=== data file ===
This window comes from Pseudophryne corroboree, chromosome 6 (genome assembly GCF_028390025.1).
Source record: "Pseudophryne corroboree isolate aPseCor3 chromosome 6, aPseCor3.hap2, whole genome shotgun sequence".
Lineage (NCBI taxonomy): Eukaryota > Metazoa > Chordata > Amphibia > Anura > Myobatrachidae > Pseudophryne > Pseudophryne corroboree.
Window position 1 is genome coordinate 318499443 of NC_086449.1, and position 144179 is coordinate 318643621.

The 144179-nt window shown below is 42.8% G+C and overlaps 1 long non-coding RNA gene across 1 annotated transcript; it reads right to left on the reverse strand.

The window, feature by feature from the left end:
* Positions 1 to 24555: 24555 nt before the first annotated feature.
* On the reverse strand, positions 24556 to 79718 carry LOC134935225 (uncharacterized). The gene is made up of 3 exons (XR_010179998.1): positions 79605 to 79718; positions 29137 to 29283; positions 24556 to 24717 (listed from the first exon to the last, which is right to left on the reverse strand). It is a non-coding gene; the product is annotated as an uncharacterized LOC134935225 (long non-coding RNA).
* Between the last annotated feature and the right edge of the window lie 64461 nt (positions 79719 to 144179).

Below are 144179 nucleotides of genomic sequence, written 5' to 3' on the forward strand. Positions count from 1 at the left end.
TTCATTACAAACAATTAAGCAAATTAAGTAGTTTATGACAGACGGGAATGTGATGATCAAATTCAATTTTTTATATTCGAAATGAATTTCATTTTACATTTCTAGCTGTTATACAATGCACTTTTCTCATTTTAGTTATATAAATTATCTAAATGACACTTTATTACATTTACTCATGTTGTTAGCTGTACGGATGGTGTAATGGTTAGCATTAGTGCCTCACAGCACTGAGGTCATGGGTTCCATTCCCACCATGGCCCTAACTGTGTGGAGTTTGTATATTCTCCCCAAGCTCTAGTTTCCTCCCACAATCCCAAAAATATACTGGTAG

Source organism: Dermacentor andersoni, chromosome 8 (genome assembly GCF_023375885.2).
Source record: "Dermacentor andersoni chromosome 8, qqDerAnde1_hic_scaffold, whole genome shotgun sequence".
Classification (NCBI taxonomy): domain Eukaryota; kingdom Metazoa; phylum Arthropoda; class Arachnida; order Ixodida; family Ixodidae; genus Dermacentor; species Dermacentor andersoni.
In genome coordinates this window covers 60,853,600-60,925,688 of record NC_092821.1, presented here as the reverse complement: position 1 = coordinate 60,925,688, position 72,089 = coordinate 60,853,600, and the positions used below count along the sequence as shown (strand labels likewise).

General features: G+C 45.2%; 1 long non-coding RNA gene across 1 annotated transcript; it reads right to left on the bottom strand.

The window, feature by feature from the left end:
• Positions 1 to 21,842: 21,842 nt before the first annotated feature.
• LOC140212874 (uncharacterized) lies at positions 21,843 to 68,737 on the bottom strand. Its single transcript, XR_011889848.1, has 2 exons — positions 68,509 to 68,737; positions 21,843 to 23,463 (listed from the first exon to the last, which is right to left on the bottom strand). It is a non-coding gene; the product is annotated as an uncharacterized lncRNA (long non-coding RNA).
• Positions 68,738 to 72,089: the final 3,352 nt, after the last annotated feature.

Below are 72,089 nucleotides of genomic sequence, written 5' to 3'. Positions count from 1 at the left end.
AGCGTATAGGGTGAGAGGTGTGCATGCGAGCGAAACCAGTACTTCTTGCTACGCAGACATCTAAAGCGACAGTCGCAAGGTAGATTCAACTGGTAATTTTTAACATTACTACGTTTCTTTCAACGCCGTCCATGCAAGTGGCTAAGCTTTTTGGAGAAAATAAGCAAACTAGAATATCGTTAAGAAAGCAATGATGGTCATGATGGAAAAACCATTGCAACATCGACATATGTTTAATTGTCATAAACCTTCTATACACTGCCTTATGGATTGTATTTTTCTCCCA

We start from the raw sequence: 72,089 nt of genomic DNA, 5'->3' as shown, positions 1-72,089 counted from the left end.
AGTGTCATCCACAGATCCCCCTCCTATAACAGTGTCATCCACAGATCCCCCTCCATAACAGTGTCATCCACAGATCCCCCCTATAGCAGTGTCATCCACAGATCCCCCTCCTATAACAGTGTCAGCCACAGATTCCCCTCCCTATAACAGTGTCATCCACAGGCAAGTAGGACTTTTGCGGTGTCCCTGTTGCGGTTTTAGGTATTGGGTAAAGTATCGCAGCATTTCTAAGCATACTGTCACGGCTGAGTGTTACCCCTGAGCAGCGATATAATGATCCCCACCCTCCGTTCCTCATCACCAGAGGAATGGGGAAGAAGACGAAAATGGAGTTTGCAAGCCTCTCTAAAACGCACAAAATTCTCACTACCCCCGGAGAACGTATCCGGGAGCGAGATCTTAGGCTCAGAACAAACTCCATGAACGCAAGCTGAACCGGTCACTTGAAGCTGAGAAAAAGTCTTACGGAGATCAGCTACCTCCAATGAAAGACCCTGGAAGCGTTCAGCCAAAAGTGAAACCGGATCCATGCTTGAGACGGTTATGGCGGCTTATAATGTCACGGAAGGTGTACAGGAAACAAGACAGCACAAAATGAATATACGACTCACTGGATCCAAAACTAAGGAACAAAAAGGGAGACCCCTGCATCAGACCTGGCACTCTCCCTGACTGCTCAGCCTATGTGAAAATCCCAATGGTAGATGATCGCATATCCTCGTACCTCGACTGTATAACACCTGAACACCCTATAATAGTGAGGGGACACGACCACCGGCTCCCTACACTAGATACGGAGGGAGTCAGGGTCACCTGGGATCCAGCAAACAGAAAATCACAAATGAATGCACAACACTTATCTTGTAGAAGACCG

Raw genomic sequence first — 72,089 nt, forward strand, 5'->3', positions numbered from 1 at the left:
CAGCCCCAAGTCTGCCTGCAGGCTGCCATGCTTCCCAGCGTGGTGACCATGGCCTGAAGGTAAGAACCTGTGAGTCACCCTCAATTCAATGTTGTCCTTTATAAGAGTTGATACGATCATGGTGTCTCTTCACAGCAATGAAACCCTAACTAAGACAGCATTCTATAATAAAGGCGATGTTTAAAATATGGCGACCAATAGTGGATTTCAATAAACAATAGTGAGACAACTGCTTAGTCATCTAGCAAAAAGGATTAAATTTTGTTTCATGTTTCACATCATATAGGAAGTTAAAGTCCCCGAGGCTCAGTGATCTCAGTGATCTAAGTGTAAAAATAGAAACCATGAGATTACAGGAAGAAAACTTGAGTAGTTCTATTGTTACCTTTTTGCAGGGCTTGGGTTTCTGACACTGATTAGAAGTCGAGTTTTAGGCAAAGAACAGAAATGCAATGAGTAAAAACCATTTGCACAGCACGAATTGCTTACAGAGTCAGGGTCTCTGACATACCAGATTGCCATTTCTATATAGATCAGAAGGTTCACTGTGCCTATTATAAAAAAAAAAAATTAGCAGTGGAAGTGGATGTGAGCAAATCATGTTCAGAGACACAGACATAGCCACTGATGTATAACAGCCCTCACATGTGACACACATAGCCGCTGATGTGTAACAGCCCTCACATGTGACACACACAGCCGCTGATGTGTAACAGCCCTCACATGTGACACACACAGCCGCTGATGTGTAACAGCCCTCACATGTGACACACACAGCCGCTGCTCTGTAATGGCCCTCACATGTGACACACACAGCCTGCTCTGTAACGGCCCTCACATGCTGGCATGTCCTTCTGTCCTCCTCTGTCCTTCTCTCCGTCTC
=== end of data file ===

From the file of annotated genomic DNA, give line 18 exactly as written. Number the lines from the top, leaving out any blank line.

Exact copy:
• Positions 1 to 21,842: 21,842 nt before the first annotated feature.